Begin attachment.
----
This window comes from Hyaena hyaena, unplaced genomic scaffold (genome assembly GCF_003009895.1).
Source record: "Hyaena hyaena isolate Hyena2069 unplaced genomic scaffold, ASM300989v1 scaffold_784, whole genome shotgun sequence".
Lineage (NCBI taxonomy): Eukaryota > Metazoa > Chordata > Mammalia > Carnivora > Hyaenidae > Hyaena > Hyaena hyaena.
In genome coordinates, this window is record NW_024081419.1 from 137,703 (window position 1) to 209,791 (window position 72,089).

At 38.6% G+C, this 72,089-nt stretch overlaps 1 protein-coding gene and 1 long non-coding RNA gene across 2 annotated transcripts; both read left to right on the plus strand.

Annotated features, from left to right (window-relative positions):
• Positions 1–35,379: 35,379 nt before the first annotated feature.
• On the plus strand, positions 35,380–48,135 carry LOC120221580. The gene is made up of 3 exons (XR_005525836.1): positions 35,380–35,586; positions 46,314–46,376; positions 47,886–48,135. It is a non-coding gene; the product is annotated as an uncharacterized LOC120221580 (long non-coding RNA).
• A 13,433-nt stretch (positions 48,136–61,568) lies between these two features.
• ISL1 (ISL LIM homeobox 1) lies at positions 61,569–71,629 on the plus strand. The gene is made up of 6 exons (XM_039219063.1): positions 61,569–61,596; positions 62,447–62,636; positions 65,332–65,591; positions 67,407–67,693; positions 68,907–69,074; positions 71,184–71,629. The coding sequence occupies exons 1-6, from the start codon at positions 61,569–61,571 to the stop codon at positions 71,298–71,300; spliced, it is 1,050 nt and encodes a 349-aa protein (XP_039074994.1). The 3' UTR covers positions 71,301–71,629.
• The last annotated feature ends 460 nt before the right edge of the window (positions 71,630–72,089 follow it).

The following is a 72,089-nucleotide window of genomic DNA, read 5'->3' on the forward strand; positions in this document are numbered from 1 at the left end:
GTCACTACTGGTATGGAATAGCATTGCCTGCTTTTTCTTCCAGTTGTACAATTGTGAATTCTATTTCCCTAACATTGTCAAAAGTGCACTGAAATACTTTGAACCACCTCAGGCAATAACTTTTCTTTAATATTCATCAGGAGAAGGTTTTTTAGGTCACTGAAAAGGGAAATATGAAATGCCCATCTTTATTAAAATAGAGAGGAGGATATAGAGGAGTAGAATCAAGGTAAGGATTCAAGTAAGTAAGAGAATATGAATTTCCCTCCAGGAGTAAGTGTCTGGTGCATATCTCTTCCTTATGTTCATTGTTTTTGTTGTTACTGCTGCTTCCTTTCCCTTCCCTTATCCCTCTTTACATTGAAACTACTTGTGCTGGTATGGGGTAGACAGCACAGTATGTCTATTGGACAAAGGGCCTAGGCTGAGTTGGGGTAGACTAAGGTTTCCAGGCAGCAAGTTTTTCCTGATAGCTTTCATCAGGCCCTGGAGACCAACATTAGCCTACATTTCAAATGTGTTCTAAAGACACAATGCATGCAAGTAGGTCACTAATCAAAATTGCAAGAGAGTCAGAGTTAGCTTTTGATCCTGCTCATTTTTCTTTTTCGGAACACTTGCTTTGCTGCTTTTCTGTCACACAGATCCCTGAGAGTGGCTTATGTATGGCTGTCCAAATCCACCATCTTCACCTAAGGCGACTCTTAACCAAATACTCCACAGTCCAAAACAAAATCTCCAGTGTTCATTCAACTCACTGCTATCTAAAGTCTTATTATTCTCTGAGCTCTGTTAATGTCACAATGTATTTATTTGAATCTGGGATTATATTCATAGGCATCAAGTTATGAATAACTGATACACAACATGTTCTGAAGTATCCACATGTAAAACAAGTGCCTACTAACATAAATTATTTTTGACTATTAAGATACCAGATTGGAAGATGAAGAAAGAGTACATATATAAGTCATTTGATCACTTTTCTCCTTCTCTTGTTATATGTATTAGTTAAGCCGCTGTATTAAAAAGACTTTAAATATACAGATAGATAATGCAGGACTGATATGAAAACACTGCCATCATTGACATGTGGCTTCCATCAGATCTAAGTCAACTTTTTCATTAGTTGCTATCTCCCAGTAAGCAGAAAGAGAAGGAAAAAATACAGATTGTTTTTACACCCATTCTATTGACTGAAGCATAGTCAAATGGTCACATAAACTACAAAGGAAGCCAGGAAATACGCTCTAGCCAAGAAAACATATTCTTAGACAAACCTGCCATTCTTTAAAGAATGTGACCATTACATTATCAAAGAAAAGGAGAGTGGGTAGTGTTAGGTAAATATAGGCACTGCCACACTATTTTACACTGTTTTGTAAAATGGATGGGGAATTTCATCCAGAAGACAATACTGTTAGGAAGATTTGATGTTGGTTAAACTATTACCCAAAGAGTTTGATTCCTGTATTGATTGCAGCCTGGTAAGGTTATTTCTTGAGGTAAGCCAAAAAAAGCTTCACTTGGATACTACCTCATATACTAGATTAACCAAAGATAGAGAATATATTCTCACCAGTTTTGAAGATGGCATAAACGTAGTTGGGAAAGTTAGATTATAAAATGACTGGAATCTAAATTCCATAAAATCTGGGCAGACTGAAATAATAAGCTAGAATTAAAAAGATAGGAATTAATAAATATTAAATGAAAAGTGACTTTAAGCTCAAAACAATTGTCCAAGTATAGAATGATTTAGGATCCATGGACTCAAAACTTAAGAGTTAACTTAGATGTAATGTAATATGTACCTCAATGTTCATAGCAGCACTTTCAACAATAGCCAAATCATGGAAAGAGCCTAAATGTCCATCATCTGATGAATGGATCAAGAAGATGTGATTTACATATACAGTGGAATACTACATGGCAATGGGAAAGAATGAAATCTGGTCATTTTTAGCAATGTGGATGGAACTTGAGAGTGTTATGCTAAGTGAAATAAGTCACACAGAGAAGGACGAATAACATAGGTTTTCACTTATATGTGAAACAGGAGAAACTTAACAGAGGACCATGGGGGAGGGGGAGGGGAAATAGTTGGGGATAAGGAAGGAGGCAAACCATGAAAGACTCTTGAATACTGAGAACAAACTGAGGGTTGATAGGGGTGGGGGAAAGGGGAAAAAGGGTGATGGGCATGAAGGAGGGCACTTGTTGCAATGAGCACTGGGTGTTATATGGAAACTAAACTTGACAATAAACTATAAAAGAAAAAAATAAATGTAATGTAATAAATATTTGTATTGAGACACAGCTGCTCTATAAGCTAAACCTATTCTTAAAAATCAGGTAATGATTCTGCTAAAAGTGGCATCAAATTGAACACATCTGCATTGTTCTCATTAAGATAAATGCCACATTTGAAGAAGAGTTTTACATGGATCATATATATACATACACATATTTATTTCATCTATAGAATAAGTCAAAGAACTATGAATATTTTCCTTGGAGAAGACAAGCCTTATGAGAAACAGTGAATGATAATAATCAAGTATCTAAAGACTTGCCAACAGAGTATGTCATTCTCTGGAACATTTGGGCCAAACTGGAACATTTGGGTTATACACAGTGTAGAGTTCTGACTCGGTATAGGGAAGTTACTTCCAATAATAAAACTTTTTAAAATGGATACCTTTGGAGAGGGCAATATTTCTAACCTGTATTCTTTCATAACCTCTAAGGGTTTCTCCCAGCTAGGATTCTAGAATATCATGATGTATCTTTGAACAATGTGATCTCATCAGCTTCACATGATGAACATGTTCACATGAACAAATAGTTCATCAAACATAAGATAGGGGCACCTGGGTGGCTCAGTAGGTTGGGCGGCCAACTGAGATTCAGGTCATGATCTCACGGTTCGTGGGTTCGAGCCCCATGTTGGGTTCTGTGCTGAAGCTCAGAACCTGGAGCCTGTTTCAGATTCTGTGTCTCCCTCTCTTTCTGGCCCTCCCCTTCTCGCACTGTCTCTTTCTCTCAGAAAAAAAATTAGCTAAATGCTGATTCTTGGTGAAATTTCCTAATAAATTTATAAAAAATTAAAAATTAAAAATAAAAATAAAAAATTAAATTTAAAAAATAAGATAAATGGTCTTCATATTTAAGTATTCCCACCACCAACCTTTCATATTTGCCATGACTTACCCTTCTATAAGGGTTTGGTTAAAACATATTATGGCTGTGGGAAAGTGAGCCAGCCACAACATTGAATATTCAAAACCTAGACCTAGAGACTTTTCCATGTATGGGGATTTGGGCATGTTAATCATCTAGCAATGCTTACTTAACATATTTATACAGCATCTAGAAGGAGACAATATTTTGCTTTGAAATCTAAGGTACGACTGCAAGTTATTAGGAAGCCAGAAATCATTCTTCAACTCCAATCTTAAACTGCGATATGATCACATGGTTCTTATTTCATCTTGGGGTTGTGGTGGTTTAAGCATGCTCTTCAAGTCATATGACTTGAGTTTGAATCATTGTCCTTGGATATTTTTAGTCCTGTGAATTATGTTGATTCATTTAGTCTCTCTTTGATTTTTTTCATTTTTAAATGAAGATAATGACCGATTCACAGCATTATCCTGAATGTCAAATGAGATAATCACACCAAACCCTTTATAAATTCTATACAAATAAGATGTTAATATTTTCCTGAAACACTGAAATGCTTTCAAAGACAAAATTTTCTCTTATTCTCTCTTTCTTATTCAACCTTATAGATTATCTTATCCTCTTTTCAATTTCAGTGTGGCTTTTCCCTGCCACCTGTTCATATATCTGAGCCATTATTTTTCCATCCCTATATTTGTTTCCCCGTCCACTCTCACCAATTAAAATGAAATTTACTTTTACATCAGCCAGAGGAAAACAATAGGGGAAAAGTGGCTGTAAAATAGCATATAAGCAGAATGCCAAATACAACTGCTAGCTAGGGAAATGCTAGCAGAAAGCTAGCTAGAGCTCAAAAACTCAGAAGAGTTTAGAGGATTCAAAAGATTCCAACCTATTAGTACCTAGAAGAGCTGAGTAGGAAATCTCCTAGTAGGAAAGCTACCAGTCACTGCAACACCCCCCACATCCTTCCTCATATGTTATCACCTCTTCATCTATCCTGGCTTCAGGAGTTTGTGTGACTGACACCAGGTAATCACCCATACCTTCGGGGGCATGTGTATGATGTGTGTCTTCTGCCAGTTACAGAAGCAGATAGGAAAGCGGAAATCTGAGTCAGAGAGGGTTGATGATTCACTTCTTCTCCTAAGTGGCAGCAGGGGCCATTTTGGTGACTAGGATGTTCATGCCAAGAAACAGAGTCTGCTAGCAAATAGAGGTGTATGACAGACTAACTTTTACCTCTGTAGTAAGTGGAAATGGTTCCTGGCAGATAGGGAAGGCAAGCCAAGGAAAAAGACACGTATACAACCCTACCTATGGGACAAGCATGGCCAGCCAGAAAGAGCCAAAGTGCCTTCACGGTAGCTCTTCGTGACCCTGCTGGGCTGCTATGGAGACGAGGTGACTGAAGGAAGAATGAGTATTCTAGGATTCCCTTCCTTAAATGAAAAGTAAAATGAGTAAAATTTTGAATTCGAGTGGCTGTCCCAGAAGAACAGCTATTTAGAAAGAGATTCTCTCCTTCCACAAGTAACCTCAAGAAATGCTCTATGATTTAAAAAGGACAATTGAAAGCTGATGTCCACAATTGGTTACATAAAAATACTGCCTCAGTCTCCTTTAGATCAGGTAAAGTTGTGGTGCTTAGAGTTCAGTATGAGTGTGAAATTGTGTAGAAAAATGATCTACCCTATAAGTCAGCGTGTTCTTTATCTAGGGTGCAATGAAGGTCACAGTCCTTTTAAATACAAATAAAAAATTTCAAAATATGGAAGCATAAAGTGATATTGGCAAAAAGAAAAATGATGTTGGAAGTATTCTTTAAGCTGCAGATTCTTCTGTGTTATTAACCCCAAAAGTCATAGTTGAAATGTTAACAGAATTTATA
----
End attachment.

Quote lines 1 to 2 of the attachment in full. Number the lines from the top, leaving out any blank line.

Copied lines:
This window comes from Hyaena hyaena, unplaced genomic scaffold (genome assembly GCF_003009895.1).
Source record: "Hyaena hyaena isolate Hyena2069 unplaced genomic scaffold, ASM300989v1 scaffold_784, whole genome shotgun sequence".